Although nutritionists recommend that consumers avoid eating unhealthful junk foods, every day 75 million Americans “supersize” themselves and damage their health by eating at fast-food restaurants.
Forty percent of American meals are now bought and consumed outside the home, typically consisting of high-calorie, low-nutrition items such as soft drinks, french fries, and low-grade meat laced with fat, cheap sweeteners, pesticide residues, chemical additives and salt.
We have become a Fast Food Nation of bulging waistlines and high blood pressures.
• Recent studies link pesticide residues and chemical additives such as MSG in processed foods and restaurant fare to hormone disruption and obesity. No wonder 60 percent of Americans are either overweight or obese. Consider these distressing facts:
• One in every three children born since the year 2000 will develop diabetes in their lifetime.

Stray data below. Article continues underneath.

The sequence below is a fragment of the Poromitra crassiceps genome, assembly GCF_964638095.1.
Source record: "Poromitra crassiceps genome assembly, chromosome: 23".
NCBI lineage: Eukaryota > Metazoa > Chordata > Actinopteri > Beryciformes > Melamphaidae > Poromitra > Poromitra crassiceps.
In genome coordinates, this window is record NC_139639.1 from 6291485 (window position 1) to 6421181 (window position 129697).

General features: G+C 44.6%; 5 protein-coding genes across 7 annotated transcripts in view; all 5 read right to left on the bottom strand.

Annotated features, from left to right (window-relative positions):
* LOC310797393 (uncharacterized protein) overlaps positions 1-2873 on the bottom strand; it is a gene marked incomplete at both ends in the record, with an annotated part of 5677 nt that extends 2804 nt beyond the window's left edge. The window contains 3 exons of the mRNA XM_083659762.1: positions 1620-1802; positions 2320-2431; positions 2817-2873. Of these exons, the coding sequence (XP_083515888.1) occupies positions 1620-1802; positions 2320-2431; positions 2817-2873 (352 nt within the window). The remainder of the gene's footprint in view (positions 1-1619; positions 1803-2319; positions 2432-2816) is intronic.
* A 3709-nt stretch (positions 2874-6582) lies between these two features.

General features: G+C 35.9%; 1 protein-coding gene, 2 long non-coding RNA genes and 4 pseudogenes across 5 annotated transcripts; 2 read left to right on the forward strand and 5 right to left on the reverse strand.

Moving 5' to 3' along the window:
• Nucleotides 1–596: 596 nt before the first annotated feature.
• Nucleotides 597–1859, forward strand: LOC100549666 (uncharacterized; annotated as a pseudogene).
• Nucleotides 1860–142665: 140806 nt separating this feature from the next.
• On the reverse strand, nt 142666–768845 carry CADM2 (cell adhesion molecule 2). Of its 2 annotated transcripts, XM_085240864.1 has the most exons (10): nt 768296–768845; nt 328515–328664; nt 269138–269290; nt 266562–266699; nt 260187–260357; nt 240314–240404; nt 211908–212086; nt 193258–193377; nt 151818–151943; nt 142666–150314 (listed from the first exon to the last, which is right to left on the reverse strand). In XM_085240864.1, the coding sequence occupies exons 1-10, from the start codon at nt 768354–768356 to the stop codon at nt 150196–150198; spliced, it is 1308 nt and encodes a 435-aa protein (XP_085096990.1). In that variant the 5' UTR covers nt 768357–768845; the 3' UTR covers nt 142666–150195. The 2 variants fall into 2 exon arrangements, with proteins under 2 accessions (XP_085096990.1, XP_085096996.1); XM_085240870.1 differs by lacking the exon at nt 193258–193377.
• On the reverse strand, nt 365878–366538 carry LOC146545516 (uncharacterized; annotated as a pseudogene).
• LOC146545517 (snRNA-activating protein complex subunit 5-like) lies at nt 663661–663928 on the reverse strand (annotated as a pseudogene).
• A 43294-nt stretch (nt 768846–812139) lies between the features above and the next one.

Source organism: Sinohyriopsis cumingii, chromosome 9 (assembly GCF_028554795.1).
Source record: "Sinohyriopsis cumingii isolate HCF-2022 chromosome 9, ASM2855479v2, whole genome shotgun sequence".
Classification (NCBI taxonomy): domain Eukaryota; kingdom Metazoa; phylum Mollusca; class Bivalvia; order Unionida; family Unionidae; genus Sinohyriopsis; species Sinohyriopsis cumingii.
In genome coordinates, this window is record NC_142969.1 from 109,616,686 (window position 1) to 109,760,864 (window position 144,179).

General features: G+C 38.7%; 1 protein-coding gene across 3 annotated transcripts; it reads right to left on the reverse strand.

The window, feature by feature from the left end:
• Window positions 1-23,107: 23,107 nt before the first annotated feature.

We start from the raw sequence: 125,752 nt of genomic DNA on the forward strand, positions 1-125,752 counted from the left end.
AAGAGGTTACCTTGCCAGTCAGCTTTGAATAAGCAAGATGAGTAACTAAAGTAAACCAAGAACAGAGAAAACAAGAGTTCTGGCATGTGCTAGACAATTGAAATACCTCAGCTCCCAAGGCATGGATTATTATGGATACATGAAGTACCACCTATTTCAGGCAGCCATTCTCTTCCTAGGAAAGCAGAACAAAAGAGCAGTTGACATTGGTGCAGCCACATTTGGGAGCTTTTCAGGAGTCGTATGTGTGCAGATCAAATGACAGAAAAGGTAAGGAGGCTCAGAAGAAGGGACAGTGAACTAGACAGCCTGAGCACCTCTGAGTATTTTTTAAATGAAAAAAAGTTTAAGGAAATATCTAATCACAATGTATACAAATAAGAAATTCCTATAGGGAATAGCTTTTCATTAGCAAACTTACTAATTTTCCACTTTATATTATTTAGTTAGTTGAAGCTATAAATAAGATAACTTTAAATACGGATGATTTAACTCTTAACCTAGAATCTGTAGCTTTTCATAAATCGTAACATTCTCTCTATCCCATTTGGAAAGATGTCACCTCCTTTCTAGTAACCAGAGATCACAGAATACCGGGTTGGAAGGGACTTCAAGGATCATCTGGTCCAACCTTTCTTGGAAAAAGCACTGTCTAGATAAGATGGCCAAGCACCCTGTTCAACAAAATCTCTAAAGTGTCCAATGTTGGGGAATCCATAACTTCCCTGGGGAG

• Diet-related obesity, diabetes and heart disease are now the nation’s No. 1 public health problem, generating an estimated $150 billion in health-care costs every year.
• Millions of youths and adults have literally become addicted to the chemically enhanced junk food served in fast-food restaurants, school lunchrooms and institutional cafeterias.
• In 1972, U.S. consumers spent $3 billion a year on fast food; today we spend more than $110 billion.
The junk-food industry, now under attack by public health advocates and parents, finds itself in a similar position to where the tobacco industry was in the 1990s.
After decades of lies and industry propaganda, the truth is finally coming out: junk food kills.
Indeed, despite individual efforts by some states to tax soda pop, require more healthful school lunches or mandate calorie information in chain restaurants, obesity rates in the United States are growing.
It is time for the federal government to stop subsidizing, with billions of dollars of public tax money, the factory-farmed crops and animal products such as corn, soybeans, cotton, dairy and meat that create the artificially low prices that prop up the nation’s junk food industry.